Windows 7 Frequently Crashes unrecoverable (re-installation needed)

Discussion in 'Windows 7 Help and Support' started by oneindelijk, Jul 14, 2011.

  1. oneindelijk

    oneindelijk New Member

    Jul 14, 2011
    Likes Received:
    This is the 3rd time that Windows 7 crashes in such a way that recovering/repairing is impossible. A fresh installation I put on a second partition finally seem to work smoothly and without errors when it crashes after a few days.
    The current installation is still working, but lags and gives errors (both came from the same source DVD) from the beginning.
    We're talking each time about the same machine, of course, a Acer Travelmate 5520 (dualCore 1,9 Turion with Radeon Xpress 1250).
    First I thought it was due to an incompatible update or some kind, but I have performed all upgrades on this copy of Windows and it is still running...

    So, can I acces the log files from my other (newer) installation ?
    What should I look for ?
  2. nmsuk

    nmsuk Windows Forum Admin
    Staff Member Premium Supporter

    Sep 7, 2009
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    Welcome to the forum oneindelijk

    Could you let us know what lags and what errors your getting. If it's blue screened can you zip the .dmp files up and add them to your next post. Have you opened a Command prompt with administrator rights and ran chkdsk. chkdsk c: /R may take awhile but it will check your hard disk for errors and try and recover them. Run it on each partition please
  3. Saltgrass

    Saltgrass Excellent Member
    Microsoft Community Contributor

    Oct 16, 2009
    Likes Received:
    First, is it actually giving you a blue screen during the crashes. If so you might check the BSOD forum for the sticky explaining how ask for help with those.

    Windows 7 has additional diagnostic utilities, that I have not even come across yet. One is the Event Viewer that may lead you to some problem by watching for errors or warnings around the time of an event.

    There is also a Performance Monitor that can create reports about your system that might help track something down, which you can read about. Inside of that utility is the Resource Monitor that gives some good information.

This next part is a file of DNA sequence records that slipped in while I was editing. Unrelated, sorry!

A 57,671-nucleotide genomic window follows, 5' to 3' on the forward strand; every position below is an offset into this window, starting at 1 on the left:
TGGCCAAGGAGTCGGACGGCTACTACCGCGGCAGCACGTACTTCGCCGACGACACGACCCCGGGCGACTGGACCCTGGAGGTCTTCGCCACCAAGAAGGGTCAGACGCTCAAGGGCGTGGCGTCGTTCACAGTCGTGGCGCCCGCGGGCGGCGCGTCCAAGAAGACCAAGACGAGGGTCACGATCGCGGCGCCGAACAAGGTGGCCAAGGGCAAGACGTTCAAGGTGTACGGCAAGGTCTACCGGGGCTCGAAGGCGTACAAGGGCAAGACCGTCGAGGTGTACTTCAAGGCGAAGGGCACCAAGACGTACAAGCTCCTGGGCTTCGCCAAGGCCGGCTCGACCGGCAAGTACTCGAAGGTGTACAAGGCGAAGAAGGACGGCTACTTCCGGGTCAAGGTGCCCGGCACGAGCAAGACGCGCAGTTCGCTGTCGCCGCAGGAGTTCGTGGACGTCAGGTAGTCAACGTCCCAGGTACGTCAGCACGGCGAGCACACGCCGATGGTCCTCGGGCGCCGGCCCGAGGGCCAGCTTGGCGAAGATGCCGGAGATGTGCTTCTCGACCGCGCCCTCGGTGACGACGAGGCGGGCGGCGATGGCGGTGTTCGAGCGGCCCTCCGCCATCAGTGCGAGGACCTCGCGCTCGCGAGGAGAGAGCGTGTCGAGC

Anything leading to a solution, such as error numbers, or other messages might help. From what you say, I would first suspect some type of memory corruption.
  4. oneindelijk

    oneindelijk New Member

    Jul 14, 2011
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    Oh yeah, It did gave me a BSOD. The last error message I got was Kernel_Data_In_Page Error 0000007x0.
    How would I go about using the eventviewer with files from another OS ?
    I could probably load the correct logfiles ?

    I found the dump files; one from 3 days ago and one from yesterday

    Attached Files:

    #4 oneindelijk, Jul 15, 2011
    Last edited: Jul 15, 2011
  5. zigzag3143

    zigzag3143 Honorable Member
    Microsoft MVP

    Jun 2, 2009
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    These were caused by a disk controller error. I would run a chkdsk /f/r and backup the files.

    The requested page of kernel data could not be read in. Typically caused by
    a bad block in the paging file or disk controller error. Also see
    If the error status is 0xC000000E, 0xC000009C, 0xC000009D or 0xC0000185,
    it means the disk subsystem has experienced a failure.
    If the error status is 0xC000009A, then it means the request failed because
    a filesystem failed to make forward progress.
    Arg1: fffff6fc400074d8, lock type that was held (value 1,2,3, or PTE address)
    Arg2: ffffffffc000009c, error status (normally i/o status code)

    A- CHKDSK /R /F:

    Run CHKDSK /R /F from an elevated (Run as administrator) Command Prompt.

    Do this for each hard drive on your system.

    When it tells you it can't do it right now - and asks you if you'd like to do it at the next reboot - answer Y (for Yes) and press Enter.

    Then reboot and let the test run.

    It may take a while for it to run, but keep an occasional eye on it to see if it generates any errors.

    See "CHKDSK LogFile" below in order to check the results of the test.

    B- Elevated Command Prompt:

    Go to Start and type in "cmd.exe" (without the quotes)

    At the top of the Search Box, right click on Cmd.exe and select "Run as administrator"

    C-CHKDSK LogFile:

    Go to Start and type in "eventvwr.msc" (without the quotes) and press Enter

    Expand the Windows logs heading, then select the Application log file entry.

    Double click on the Source column header.

    Scroll down the list until you find the Chkdsk entry (wininit for Win7) (winlogon for XP).

    Copy/paste the results into your next post.

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